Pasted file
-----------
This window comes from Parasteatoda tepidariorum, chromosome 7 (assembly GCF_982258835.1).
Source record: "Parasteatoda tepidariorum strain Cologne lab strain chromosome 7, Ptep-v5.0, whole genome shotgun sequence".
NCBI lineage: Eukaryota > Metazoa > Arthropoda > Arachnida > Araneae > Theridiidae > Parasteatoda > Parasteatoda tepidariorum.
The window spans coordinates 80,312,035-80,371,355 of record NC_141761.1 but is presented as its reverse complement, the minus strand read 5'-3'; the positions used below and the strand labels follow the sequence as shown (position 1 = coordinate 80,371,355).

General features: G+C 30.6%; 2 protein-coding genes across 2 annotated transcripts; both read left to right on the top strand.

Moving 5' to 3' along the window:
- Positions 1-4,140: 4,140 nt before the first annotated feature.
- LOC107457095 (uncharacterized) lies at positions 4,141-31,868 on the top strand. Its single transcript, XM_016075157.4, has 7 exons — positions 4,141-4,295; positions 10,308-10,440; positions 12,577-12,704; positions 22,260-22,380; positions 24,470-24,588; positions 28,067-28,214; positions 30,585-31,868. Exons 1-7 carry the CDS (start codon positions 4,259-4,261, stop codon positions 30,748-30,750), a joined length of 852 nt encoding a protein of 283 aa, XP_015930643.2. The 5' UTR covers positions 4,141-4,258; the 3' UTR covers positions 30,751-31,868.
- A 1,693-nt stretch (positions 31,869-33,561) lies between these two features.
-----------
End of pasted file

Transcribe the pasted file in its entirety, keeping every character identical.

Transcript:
This window comes from Parasteatoda tepidariorum, chromosome 7 (assembly GCF_982258835.1).
Source record: "Parasteatoda tepidariorum strain Cologne lab strain chromosome 7, Ptep-v5.0, whole genome shotgun sequence".
NCBI lineage: Eukaryota > Metazoa > Arthropoda > Arachnida > Araneae > Theridiidae > Parasteatoda > Parasteatoda tepidariorum.
The window spans coordinates 80,312,035-80,371,355 of record NC_141761.1 but is presented as its reverse complement, the minus strand read 5'-3'; the positions used below and the strand labels follow the sequence as shown (position 1 = coordinate 80,371,355).

General features: G+C 30.6%; 2 protein-coding genes across 2 annotated transcripts; both read left to right on the top strand.

Moving 5' to 3' along the window:
- Positions 1-4,140: 4,140 nt before the first annotated feature.
- LOC107457095 (uncharacterized) lies at positions 4,141-31,868 on the top strand. Its single transcript, XM_016075157.4, has 7 exons — positions 4,141-4,295; positions 10,308-10,440; positions 12,577-12,704; positions 22,260-22,380; positions 24,470-24,588; positions 28,067-28,214; positions 30,585-31,868. Exons 1-7 carry the CDS (start codon positions 4,259-4,261, stop codon positions 30,748-30,750), a joined length of 852 nt encoding a protein of 283 aa, XP_015930643.2. The 5' UTR covers positions 4,141-4,258; the 3' UTR covers positions 30,751-31,868.
- A 1,693-nt stretch (positions 31,869-33,561) lies between these two features.